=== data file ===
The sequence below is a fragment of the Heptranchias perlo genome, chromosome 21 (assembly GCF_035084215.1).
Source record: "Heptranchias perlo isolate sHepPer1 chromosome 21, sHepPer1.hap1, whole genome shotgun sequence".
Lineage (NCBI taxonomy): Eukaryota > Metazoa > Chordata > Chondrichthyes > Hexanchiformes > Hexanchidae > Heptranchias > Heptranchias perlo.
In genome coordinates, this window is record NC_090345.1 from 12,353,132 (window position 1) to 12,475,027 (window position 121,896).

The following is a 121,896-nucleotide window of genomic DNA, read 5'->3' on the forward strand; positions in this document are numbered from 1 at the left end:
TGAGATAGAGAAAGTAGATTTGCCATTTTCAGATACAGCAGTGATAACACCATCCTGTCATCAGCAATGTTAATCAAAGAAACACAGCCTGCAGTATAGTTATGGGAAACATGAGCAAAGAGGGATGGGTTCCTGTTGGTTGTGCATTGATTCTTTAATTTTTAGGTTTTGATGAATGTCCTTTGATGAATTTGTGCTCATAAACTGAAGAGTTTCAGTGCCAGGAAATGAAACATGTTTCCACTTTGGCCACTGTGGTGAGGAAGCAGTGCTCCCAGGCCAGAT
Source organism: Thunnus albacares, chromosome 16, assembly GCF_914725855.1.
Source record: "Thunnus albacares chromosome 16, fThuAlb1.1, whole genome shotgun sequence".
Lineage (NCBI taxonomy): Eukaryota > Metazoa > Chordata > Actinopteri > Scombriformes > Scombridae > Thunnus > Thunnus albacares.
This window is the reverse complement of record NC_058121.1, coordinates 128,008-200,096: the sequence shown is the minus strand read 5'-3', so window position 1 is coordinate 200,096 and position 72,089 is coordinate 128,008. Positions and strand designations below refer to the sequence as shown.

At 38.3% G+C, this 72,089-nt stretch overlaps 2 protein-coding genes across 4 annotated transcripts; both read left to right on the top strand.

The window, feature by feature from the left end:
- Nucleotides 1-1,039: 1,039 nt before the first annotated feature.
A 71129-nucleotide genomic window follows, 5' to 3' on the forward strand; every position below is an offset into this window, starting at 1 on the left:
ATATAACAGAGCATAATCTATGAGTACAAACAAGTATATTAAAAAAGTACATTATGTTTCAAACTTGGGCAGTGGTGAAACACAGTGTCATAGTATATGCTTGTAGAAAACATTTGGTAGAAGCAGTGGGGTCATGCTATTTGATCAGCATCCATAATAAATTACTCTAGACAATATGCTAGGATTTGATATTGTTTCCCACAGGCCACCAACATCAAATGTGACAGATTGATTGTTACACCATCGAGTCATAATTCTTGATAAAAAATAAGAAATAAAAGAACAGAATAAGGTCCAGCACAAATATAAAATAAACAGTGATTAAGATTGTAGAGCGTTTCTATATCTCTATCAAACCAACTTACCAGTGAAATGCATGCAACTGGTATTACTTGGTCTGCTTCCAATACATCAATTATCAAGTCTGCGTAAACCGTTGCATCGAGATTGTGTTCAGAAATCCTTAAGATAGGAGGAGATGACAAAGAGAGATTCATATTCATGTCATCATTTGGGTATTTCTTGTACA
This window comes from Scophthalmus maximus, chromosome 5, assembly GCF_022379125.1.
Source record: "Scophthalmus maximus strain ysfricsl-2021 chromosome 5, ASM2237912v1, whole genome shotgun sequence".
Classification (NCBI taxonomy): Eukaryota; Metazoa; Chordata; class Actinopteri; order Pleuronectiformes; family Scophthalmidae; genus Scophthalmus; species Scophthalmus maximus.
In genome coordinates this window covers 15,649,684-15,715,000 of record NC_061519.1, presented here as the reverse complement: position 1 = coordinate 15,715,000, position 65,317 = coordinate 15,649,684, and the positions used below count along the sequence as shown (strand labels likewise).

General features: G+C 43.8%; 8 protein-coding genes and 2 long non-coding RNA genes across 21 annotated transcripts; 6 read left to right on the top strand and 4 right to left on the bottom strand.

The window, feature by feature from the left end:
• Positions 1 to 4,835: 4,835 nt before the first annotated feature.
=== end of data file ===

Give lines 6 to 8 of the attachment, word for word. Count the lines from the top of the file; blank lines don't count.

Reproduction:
TGAGATAGAGAAAGTAGATTTGCCATTTTCAGATACAGCAGTGATAACACCATCCTGTCATCAGCAATGTTAATCAAAGAAACACAGCCTGCAGTATAGTTATGGGAAACATGAGCAAAGAGGGATGGGTTCCTGTTGGTTGTGCATTGATTCTTTAATTTTTAGGTTTTGATGAATGTCCTTTGATGAATTTGTGCTCATAAACTGAAGAGTTTCAGTGCCAGGAAATGAAACATGTTTCCACTTTGGCCACTGTGGTGAGGAAGCAGTGCTCCCAGGCCAGAT
Source organism: Thunnus albacares, chromosome 16, assembly GCF_914725855.1.
Source record: "Thunnus albacares chromosome 16, fThuAlb1.1, whole genome shotgun sequence".